COMFORT: It’s as distinctive inside as outside. Don’t expect the retro look of the 500 hatchback’s interior styling here. The X is contemporary, and upscale Euro contemporary at that. It’s cozy inside, but no more so than any other compact crossover, with very good head and leg room in front, even with the panoramic moonroof, and good space for two adults or three smaller kids in the back. Seating is upright and comfort levels are noticeably better than the class norm. It’s stylish but not at the expense of comfort or function — designers of pointy-toed shoes were not consulted. A two-piece panoramic moonroof is available. The front portion opens, slide or tilt, while the rear is fixed. The view is best from the rear seat. All current audio and connectivity formats are supported by the Uconnect telematics and navigation packages. There is plenty of useful interior storage, with an extra “glovebox” above the real one a pleasant surprise.

SAFETY: The 500X has received a “Top Safety Pick+” rating from the IIHS. Its unibody structure is designed to protect passengers with controlled deformation in the event of an accident. A full complement of airbags add further protection, while good handling characteristics, antilock brakes with electronic brake-force distribution, electronic stability control, and electronic roll mitigation systems add active safety. Lane-departure warning, blind-spot and rear cross-traffic detection, ultrasonic rear obstacle detection, and rear-vision camera systems are standard or available depending on model.

RIDE AND HANDLING: Good chassis rigidity, relatively light weight, and a well-designed fully-independent MacPherson strut front, Chapman strut rear suspension featuring quality Koni dampers ensure that the 500X can be driven con brio and safely. The electrically-assisted steering is light when parking, but firms up at speed for control. The 500X is relatively tall, and the suspension spring and damper settings are Euro-moderate for comfortable compliance and better than the average crossover cornering ability. No, it’s not an Abarth, nor should it be. The rear-seat passengers will appreciate that.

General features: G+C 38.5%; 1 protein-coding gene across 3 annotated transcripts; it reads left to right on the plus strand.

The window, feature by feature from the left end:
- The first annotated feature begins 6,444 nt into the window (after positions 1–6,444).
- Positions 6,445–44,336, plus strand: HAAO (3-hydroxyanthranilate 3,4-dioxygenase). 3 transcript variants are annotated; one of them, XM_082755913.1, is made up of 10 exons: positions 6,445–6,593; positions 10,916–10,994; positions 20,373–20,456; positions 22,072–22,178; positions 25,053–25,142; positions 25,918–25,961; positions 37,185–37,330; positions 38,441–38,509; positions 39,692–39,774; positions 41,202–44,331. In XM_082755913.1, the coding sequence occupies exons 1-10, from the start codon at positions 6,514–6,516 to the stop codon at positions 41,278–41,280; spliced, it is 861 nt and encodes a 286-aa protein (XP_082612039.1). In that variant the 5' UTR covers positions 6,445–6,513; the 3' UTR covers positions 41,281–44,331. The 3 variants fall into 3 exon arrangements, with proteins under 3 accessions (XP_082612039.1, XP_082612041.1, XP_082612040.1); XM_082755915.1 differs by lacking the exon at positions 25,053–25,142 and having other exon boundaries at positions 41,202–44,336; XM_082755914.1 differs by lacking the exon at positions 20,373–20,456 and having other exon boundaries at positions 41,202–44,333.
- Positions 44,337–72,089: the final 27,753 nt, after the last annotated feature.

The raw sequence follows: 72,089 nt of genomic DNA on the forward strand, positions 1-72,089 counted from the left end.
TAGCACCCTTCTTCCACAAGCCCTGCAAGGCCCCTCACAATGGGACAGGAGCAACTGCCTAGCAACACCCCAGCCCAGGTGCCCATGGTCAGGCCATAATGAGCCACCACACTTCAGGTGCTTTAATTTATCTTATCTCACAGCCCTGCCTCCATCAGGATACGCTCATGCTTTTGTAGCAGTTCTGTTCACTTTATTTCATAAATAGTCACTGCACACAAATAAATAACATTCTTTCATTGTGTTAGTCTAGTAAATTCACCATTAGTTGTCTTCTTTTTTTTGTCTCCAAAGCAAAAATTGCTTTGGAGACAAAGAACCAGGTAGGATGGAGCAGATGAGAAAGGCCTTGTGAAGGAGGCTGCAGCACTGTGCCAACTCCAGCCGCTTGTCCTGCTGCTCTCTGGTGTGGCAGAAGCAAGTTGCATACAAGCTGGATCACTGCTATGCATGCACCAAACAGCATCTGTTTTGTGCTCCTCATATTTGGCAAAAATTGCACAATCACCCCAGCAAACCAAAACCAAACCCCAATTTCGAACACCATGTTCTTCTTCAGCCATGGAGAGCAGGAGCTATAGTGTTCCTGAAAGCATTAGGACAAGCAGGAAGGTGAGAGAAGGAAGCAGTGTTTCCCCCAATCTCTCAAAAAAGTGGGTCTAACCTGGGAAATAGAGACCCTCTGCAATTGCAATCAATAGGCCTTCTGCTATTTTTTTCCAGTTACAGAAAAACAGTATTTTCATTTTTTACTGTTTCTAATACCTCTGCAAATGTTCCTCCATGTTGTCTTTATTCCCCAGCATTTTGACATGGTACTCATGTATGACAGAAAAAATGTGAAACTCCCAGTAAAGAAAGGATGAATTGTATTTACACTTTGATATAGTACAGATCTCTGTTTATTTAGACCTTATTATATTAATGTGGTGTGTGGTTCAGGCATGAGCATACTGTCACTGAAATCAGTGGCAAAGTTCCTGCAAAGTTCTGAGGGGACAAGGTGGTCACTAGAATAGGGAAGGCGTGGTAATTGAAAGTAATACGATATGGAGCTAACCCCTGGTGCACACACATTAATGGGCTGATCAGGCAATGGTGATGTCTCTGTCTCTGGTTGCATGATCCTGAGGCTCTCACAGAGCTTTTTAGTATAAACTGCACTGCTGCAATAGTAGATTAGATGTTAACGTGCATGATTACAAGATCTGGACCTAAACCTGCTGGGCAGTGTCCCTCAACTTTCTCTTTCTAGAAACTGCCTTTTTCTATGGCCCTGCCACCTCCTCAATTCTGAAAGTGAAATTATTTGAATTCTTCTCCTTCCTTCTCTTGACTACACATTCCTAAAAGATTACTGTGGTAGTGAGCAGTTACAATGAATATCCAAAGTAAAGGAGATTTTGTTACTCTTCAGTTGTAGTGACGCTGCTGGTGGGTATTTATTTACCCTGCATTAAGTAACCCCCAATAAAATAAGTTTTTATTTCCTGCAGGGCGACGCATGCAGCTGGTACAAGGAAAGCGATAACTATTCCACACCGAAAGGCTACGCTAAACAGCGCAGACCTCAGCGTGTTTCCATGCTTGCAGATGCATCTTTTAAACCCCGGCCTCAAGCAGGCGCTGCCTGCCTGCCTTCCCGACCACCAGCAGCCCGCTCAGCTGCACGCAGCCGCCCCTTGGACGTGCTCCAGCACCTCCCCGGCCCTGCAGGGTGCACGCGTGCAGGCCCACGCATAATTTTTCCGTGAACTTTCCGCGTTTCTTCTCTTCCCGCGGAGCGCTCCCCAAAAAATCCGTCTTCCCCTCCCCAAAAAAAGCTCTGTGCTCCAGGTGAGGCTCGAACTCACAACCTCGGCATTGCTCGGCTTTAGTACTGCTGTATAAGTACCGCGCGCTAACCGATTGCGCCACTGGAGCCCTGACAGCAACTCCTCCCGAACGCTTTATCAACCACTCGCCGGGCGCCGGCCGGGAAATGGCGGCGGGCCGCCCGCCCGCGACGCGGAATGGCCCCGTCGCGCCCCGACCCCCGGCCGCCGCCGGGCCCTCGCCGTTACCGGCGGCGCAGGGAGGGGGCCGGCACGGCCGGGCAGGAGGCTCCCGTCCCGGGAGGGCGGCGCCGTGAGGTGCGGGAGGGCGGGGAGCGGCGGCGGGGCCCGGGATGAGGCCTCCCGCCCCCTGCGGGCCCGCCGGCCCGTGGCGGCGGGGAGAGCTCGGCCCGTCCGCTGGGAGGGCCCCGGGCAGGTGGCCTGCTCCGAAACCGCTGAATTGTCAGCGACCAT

PERFORMANCE: The 500X is unusual in that it’s a compact crossover with an available manual transmission (in the base Pop), but most will be sold with the Tigershark/9-speed combination. Which works well enough for typical crossover duty, and can provide excellent highway mileage under the right conditions. The Tigershark is a Chrysler-developed twincam 16-valve aluminum alloy inline four that uses Fiat’s MultiAir valve control technology. Maximum horsepower is 180, at the 6400 rpm redline. Maximum torque is 175 lb-ft, at 3900 rpm. The nine-speed ZF transmission was developed to optimize fuel economy — fifth is direct drive, with sixth through ninth overdrive. Ninth is a tall 0.48:1 — good for steady-speed cruising on a level road. Add hills, need for acceleration, or a headwind, and the transmission will need to downshift. Sometimes up to three or even four gears worth of downshift, so plan ahead as shifts are not too fast. Changing the Dynamic Selector knob on the console to Sport mode helps, with quicker shifts and, usually, no gear higher than 6th, a reasonable 0.81:1 overdrive. Manual shifting in Sport mode brings out the best, especially on an interesting road. Interestingly, fuel economy didn’t change much between Auto and Sport modes, at 23 mpg with two-thirds of my driving being city and backroad and the other third highway that was most definitely not flat, moving at 50 mph, or windless.

CONCLUSIONS: The Fiat 500X combines style and fun in a small crossover with a very Italian personality.


2016 Fiat 500X

Base Price $ 27,210

Price As Tested $ 31,805

Engine Type SOHC 16-valve aluminum alloy inline 4-cylinder

Engine Size 2.4 liters / 144 cu. in.

Horsepower 180 @ 6400 rpm

Torque (lb-ft) 175 @ 3900 rpm

Transmission 9-speed automatic

Wheelbase / Length 101.2 in. / 168.2 in.

Curb Weight 3124 lbs.

Pounds Per Horsepower 17.4

Fuel Capacity 12.7 gal.

Fuel Requirement 87 octane unleaded regular gasoline

Tires 225/45 R18 91V m+s Continental ProContact

Brakes, front/rear vented disc / solid disc, ABS, ESC standard

Suspension, front/rear independent MacPherson strut / independent Chapman strut

Ground Clearance 7.0 inches FWD, 7.9 AWD

Drivetrain transverse front engine, front-wheel drive


EPA Fuel Economy - miles per gallon city / highway / observed 22 / 31 / 23

0 to 60 mph est 7.8 sec


Giallo Tristrato (tri-coat yellow) exterior paint $ 1,000

Customer Preferred Package 27M — includes: (Trekking Plus Collection 2): LaneSpeed® lane-departure warning, full-speed forward collision warning, dual-pane power sunroof, automatic high-beam control, rain-sensitive windshield wipers $ 2,600

Destination Charge $ 995